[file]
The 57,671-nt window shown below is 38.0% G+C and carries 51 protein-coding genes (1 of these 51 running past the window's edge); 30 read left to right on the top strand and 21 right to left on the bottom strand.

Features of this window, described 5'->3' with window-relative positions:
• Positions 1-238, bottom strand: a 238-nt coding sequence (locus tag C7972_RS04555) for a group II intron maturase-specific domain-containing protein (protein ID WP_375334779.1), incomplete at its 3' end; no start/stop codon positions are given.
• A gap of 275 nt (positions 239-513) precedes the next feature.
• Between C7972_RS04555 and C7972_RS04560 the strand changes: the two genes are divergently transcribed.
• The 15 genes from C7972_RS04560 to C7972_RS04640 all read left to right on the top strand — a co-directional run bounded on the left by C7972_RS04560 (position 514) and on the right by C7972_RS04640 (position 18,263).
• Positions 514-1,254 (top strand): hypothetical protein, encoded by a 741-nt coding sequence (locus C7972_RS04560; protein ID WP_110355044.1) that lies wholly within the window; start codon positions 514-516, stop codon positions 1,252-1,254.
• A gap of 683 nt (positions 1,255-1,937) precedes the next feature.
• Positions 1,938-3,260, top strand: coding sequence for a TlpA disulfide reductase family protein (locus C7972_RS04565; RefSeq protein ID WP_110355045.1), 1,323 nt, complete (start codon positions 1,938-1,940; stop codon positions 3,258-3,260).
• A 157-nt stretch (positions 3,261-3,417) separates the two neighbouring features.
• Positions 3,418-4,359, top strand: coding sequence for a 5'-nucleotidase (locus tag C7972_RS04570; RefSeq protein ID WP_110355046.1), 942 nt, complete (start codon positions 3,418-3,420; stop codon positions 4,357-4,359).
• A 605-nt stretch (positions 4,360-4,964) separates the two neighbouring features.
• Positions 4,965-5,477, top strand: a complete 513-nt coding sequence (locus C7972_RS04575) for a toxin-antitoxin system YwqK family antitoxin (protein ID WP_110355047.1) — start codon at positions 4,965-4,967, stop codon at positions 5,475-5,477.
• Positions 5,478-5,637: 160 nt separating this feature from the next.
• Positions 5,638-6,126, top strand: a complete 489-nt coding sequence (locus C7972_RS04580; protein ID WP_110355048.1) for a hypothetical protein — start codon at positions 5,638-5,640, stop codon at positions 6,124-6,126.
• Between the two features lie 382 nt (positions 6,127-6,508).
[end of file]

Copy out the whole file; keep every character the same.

The 57,671-nt window shown below is 38.0% G+C and carries 51 protein-coding genes (1 of these 51 running past the window's edge); 30 read left to right on the top strand and 21 right to left on the bottom strand.

Features of this window, described 5'->3' with window-relative positions:
• Positions 1-238, bottom strand: a 238-nt coding sequence (locus tag C7972_RS04555) for a group II intron maturase-specific domain-containing protein (protein ID WP_375334779.1), incomplete at its 3' end; no start/stop codon positions are given.
• A gap of 275 nt (positions 239-513) precedes the next feature.
• Between C7972_RS04555 and C7972_RS04560 the strand changes: the two genes are divergently transcribed.
• The 15 genes from C7972_RS04560 to C7972_RS04640 all read left to right on the top strand — a co-directional run bounded on the left by C7972_RS04560 (position 514) and on the right by C7972_RS04640 (position 18,263).
• Positions 514-1,254 (top strand): hypothetical protein, encoded by a 741-nt coding sequence (locus C7972_RS04560; protein ID WP_110355044.1) that lies wholly within the window; start codon positions 514-516, stop codon positions 1,252-1,254.
• A gap of 683 nt (positions 1,255-1,937) precedes the next feature.
• Positions 1,938-3,260, top strand: coding sequence for a TlpA disulfide reductase family protein (locus C7972_RS04565; RefSeq protein ID WP_110355045.1), 1,323 nt, complete (start codon positions 1,938-1,940; stop codon positions 3,258-3,260).
• A 157-nt stretch (positions 3,261-3,417) separates the two neighbouring features.
• Positions 3,418-4,359, top strand: coding sequence for a 5'-nucleotidase (locus tag C7972_RS04570; RefSeq protein ID WP_110355046.1), 942 nt, complete (start codon positions 3,418-3,420; stop codon positions 4,357-4,359).
• A 605-nt stretch (positions 4,360-4,964) separates the two neighbouring features.
• Positions 4,965-5,477, top strand: a complete 513-nt coding sequence (locus C7972_RS04575) for a toxin-antitoxin system YwqK family antitoxin (protein ID WP_110355047.1) — start codon at positions 4,965-4,967, stop codon at positions 5,475-5,477.
• Positions 5,478-5,637: 160 nt separating this feature from the next.
• Positions 5,638-6,126, top strand: a complete 489-nt coding sequence (locus C7972_RS04580; protein ID WP_110355048.1) for a hypothetical protein — start codon at positions 5,638-5,640, stop codon at positions 6,124-6,126.
• Between the two features lie 382 nt (positions 6,127-6,508).